Colts TE Dwayne Allen — Age: Turned 26 in February. … Tape watchers have long been enamored with Allen since his days at Clemson. Coming out of college, some were dubbing Allen a poor man’s Rob Gronkowski because of his ability as an all-around tight end proficient as an inline blocker, pass catcher, and red-zone maven. We’ve seen the blocking and red-zone ability from Allen, but the targets haven’t been there for him to this point in his career to make him a true featured tight end. Injuries have also played a part in Allen’s slow start. But with both Allen and Coby Fleener free agents back in March, the Colts opted to invest in Allen with a four-year, $29.4 million contract and let Fleener walk. Allen said new OC Rob Chudzinski has promised him an increased offensive role moving forward. With Fleener out of the picture and the Colts otherwise standing pat at tight end, Fleener’s 81 targets have to go somewhere. After seeing just 26 targets in 2015, a jump into the mid-60s range is well within the realm of possibility for Allen. With Andrew Luck back healthy, double-digit touchdown upside is also very real. The time to acquire Allen is now.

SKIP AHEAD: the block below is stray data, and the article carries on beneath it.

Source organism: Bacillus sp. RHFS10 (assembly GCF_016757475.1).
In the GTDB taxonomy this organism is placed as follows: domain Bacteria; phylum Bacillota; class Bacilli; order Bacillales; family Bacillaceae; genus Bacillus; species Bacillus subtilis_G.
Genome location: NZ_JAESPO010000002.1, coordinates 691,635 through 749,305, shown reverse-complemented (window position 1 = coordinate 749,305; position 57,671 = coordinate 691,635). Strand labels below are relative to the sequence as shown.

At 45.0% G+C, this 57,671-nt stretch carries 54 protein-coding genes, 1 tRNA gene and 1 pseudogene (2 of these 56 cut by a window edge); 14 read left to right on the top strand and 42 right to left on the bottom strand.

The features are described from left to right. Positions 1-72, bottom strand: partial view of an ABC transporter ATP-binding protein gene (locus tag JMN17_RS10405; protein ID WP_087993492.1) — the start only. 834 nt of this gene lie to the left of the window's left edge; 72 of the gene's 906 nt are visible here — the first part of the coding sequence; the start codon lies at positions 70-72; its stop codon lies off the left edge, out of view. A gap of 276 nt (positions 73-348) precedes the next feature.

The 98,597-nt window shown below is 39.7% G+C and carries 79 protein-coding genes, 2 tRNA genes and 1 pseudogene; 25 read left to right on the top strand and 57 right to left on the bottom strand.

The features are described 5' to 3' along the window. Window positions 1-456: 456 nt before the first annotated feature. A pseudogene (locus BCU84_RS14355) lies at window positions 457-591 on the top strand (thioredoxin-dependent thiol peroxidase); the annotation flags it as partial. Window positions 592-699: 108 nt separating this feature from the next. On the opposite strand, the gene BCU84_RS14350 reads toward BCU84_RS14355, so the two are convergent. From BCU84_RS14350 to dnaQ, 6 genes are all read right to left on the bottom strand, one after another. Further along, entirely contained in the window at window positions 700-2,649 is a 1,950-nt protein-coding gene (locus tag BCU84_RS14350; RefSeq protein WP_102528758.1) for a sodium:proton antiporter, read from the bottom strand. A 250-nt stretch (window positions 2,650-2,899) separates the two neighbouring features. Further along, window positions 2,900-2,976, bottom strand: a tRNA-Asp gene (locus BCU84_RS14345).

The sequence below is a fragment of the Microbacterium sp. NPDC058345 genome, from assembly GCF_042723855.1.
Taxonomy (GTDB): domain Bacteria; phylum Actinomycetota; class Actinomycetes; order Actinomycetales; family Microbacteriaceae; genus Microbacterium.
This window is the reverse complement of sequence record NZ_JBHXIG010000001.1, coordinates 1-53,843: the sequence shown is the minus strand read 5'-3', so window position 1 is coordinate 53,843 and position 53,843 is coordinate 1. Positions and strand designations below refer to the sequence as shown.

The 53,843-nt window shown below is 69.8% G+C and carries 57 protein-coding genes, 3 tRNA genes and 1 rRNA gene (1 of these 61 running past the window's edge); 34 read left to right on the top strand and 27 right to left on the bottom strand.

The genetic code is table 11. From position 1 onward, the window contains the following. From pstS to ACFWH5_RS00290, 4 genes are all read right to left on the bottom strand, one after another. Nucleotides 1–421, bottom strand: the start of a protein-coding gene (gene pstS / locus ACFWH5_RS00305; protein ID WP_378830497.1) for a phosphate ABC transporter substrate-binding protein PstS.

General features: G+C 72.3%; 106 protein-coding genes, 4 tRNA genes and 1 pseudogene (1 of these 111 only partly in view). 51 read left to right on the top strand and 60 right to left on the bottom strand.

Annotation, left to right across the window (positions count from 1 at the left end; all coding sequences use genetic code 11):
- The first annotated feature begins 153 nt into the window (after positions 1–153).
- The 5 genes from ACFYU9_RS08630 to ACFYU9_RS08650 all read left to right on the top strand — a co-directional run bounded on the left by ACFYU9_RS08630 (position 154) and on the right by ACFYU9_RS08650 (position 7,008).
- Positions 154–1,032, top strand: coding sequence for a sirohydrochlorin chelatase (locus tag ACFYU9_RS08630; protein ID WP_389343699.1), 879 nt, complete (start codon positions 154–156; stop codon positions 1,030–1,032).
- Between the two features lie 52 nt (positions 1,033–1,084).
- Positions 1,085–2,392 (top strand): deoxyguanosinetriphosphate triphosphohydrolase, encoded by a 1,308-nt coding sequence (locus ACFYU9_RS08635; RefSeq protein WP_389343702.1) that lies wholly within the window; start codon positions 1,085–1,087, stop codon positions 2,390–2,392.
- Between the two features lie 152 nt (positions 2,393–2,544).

Steelers WR Sammie Coates — Age: Turned 23 in March. … Coates’ stock has steadily been on the rise since the end of the season. He gave us a glimpse of the upside by reeling in two balls for 61 yards on 23 offensive snaps against the Broncos in the Divisional Round of the playoffs. Prior to that, Coates played a total of 37 snaps the first 17 weeks of the season and was a weekly inactive. But with Martavis Bryant now suspended for one year and out the entire 2016 campaign, Coates has been gifted a big opportunity on a silver platter. For the most part, the Steelers have stood pat at receiver this offseason, drafting only DeMarcus Ayers in the seventh round and re-signing Darrius Heyward-Bey to a three-year, $3.8 million contract. That’s special teams and No. 4 receiver money for DHB as he’s reinvented himself as a gunner and occasional deep threat. Coates, Markus Wheaton, and DHB will all compete for snaps behind Antonio Brown. If talent trumps all, then Coates would win out, but he’s going to have to up his work ethic after reporting to the team out of shape as a rookie. Still, coming out of Auburn, Coates crushed his pre-draft workouts with a 4.43 forty, 41-inch vertical, and 10-foot-11 broad jump at a Greek god-esque 6’2/212 with long arms. He’s a prototypical outside receiver playing in one of the league’s top offenses with a top quarterback. The only direction for Coates to go is up after a mostly-lost rookie season.